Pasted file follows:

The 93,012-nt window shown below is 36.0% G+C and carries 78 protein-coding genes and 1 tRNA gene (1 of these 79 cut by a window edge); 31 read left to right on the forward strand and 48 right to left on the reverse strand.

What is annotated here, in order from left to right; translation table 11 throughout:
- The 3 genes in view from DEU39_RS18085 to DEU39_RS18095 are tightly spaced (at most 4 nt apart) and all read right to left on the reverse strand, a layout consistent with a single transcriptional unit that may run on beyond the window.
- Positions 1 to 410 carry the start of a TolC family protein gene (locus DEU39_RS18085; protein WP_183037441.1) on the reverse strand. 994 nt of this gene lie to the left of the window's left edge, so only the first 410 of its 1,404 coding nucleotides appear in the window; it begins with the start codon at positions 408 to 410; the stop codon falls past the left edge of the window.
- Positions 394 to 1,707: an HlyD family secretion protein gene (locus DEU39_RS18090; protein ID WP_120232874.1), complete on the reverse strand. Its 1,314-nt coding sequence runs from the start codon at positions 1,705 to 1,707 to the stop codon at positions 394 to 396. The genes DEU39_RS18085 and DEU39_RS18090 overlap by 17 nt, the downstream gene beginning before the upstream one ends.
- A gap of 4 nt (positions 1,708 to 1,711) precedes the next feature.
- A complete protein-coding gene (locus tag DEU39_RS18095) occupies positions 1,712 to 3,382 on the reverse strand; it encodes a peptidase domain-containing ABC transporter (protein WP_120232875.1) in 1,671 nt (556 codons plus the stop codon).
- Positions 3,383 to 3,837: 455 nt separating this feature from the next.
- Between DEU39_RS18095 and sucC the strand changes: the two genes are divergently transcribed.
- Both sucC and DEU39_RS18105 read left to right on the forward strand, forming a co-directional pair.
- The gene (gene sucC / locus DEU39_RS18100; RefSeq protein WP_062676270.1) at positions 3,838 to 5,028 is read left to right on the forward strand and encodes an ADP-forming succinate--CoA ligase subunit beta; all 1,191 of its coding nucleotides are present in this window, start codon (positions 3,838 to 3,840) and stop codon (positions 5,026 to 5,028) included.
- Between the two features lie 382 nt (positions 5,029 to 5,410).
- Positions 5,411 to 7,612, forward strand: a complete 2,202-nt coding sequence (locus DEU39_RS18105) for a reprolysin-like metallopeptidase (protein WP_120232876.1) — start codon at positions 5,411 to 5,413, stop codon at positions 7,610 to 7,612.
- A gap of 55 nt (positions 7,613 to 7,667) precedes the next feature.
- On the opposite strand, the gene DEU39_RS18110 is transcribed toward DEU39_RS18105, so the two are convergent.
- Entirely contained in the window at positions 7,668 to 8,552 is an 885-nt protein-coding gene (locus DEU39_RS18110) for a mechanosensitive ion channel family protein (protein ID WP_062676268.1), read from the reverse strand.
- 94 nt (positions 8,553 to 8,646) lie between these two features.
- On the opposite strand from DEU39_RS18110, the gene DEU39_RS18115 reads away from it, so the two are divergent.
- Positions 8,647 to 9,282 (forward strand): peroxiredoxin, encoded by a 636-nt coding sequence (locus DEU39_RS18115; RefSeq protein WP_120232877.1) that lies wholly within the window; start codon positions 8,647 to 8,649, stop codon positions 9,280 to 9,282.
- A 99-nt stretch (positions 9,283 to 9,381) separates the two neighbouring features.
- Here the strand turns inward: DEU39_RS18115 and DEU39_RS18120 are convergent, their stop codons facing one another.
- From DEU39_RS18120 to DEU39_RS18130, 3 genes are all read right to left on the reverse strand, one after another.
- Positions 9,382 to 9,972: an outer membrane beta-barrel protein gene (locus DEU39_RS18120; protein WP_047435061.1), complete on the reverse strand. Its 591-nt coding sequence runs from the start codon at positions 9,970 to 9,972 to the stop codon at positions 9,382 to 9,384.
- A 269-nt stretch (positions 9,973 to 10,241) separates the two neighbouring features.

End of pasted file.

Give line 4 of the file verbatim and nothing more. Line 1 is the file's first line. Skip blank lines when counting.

- Positions 1 to 410 carry the start of a TolC family protein gene (locus DEU39_RS18085; protein WP_183037441.1) on the reverse strand. 994 nt of this gene lie to the left of the window's left edge, so only the first 410 of its 1,404 coding nucleotides appear in the window; it begins with the start codon at positions 408 to 410; the stop codon falls past the left edge of the window.